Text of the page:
Document Type


Date of Degree

Fall 2013

Degree Name

PhD (Doctor of Philosophy)

Degree In

Biomedical Engineering

First Advisor

Hans J. Johnson


Background: Volumetric analysis of brain structures from structural Mag- netic Resonance (MR) images advances the understanding of the brain by providing means to study brain morphometric changes quantitatively along aging, development, and disease status. Due to the recent increased emphasis on large-scale multicenter brain MR study design, the demand for an automated brain MRI processing tool has increased as well. This dissertation describes an automatic segmentation framework for subcortical structures of brain MRI that is robust for a wide variety of MR data.

Method: The proposed segmentation framework, BRAINSCut, is an inte- gration of robust data standardization techniques and machine-learning approaches. First, a robust multi-modal pre-processing tool for automated registration, bias cor- rection, and tissue classification, has been implemented for large-scale heterogeneous multi-site longitudinal MR data analysis. The segmentation framework was then constructed to achieve robustness for large-scale data via the following comparative experiments: 1) Find the best machine-learning algorithm among several available approaches in the field. 2) Find an efficient intensity normalization technique for the proposed region-specific localized normalization with a choice of robust statistics. 3) Find high quality features that best characterize the MR brain subcortical structures. Our tool is built upon 32 handpicked multi-modal muticenter MR images with man- ual traces of six subcortical structures (nucleus accumben, caudate nucleus, globus pallidum, putamen, thalamus, and hippocampus) from three experts.

A fundamental task associated with brain MR image segmentation for re- search and clinical trials is the validation of segmentation accuracy. This dissertation evaluated the proposed segmentation framework in terms of validity and reliability. Three groups of data were employed for the various evaluation aspects: 1) traveling human phantom data for the multicenter reliability, 2) a set of repeated scans for the measurement stability across various disease statuses, and 3) a large-scale data from Huntington's disease (HD) study for software robustness as well as segmentation accuracy.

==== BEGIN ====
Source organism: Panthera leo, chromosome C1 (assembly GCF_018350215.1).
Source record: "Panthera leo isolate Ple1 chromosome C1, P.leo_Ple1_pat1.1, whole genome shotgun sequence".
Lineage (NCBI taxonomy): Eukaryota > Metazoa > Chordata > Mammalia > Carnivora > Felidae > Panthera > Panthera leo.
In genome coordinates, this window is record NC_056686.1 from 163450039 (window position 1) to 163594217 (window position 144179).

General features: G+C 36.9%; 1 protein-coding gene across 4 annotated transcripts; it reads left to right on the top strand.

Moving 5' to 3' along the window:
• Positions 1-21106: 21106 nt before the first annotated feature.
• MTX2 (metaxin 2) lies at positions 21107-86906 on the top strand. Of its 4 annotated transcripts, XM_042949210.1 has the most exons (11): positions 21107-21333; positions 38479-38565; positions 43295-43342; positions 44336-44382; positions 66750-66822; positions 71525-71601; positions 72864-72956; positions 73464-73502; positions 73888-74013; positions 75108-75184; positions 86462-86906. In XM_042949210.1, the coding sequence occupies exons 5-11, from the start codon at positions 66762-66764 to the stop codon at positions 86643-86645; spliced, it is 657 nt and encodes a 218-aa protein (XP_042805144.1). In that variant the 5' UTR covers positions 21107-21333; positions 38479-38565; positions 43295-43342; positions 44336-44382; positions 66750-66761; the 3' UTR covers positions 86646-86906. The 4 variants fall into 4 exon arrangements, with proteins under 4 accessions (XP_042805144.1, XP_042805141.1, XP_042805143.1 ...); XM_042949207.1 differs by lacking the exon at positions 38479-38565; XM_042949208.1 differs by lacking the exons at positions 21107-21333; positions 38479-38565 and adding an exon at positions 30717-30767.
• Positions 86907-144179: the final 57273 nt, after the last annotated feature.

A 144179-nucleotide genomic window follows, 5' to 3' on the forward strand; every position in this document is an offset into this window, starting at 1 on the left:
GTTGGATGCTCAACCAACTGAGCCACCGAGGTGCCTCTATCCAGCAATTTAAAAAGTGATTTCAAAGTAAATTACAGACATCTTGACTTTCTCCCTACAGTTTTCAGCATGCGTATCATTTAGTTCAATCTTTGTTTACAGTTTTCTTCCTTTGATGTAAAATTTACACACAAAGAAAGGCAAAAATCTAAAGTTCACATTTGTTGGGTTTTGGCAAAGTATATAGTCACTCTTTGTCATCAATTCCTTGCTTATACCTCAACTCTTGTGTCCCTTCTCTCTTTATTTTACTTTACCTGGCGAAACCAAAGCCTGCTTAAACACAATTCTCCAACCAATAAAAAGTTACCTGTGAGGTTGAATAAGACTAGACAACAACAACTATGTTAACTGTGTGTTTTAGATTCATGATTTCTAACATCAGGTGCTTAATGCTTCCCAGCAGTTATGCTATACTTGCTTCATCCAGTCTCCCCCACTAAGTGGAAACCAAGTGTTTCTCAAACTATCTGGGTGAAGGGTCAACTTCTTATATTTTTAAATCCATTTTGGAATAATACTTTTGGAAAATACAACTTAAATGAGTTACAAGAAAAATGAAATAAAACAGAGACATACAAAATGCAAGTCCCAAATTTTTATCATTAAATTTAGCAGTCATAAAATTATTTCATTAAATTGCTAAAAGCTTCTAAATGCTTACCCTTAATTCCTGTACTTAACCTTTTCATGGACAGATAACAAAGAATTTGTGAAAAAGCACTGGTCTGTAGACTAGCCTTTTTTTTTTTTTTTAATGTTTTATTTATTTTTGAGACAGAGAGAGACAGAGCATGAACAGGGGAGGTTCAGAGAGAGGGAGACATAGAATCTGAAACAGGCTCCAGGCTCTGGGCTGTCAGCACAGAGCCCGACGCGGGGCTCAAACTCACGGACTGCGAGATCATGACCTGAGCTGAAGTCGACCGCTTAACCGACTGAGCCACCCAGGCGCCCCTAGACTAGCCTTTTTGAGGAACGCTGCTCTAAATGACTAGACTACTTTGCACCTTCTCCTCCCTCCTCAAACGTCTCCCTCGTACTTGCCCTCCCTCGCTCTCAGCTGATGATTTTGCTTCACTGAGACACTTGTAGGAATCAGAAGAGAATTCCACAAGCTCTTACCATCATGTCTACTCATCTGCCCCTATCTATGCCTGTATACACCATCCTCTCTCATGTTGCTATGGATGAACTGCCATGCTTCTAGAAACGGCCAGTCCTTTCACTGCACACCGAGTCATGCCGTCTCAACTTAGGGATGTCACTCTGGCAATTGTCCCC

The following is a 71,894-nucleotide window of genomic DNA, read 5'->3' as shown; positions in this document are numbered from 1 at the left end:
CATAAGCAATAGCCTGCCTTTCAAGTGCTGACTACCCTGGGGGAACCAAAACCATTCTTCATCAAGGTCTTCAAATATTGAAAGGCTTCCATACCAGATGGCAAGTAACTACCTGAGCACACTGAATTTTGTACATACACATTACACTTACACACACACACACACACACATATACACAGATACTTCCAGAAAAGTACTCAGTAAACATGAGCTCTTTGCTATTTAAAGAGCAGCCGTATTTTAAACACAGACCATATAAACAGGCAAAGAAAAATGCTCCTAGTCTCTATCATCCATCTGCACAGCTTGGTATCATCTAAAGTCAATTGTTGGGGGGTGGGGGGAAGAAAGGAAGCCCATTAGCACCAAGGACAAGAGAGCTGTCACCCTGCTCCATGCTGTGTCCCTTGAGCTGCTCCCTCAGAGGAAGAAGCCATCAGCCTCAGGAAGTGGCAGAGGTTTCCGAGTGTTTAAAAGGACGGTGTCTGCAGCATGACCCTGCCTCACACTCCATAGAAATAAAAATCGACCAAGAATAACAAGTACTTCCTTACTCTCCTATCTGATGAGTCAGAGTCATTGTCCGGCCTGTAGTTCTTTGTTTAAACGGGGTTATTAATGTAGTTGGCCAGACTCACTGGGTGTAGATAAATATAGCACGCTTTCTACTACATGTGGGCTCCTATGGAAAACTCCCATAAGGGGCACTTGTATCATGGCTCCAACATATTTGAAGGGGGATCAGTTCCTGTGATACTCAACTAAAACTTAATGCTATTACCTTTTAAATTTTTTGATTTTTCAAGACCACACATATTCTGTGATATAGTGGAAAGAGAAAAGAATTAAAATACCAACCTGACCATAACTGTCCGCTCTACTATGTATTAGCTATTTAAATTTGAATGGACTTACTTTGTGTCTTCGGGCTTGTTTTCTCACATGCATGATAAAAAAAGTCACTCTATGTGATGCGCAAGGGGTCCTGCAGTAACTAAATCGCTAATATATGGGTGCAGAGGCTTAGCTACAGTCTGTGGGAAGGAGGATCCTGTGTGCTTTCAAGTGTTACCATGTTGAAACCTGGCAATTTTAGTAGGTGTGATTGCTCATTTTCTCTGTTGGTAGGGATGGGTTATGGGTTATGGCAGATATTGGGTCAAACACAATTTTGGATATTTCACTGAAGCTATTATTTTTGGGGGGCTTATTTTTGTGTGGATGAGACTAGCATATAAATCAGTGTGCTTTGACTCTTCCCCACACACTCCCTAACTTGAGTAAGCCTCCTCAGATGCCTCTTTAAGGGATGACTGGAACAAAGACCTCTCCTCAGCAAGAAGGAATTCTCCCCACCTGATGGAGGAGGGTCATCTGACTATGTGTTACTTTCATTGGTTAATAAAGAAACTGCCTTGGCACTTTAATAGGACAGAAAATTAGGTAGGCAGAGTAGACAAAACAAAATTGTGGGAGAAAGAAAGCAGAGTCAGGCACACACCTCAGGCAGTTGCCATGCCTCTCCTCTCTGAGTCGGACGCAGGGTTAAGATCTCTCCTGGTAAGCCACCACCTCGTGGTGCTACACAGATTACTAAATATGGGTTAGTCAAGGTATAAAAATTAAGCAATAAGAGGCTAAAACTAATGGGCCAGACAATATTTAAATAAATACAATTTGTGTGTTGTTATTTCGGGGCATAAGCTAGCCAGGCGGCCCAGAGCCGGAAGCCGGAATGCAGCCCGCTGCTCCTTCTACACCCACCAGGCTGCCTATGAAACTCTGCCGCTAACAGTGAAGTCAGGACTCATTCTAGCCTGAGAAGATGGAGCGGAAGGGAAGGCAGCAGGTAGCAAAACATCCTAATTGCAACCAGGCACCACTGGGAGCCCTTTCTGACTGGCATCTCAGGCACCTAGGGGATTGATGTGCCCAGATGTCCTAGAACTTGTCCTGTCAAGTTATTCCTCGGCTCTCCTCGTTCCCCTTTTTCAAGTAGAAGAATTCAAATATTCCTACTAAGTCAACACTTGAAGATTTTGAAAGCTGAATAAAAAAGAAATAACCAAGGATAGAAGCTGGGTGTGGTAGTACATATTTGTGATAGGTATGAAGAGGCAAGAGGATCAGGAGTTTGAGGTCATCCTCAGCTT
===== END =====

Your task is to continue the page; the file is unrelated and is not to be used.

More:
Result: Segmentation accuracy of six subcortical structures was improved with 1) the bias-corrected inputs, 2) the two region-specific intensity normalization strategies and 3) the random forest machine-learning algorithm with the selected feature-enhanced image. The analysis of traveling human phantom data showed no center-specific bias in volume measurements from BRAINSCut. The repeated mea- sure reliability of the most of structures also displayed no specific association to disease progression except for caudate nucleus from the group of high risk for HD. The constructed segmentation framework was successfully applied on multicenter MR data from PREDICT-HD [133] study ( < 10% failure rate over 3000 scan sessions pro- cessed).

Conclusion: Random-forest based segmentation method is effective and robust to large-scale multicenter data variation, especially with a proper choice of the intensity normalization techniques. Benefits of proper normalization approaches are more apparent compared to the custom set of feature-enhanced images for the ccuracy and robustness of the segmentation tool. BRAINSCut effectively produced subcortical volumetric measurements that are robust to center and disease status with validity confirmed by human experts and low failure rate from large-scale multicenter MR data. Sample size estimation, which is crutial for designing efficient clinical and research trials, is provided based on our experiments for six subcortical structures.


brain MRI segmentation, large-scale data, machine-learning, Random Forest, Validation


xvi, 228 pages


Includes bibliographical references (pages 210-228).


Copyright 2013 Eun Young Kim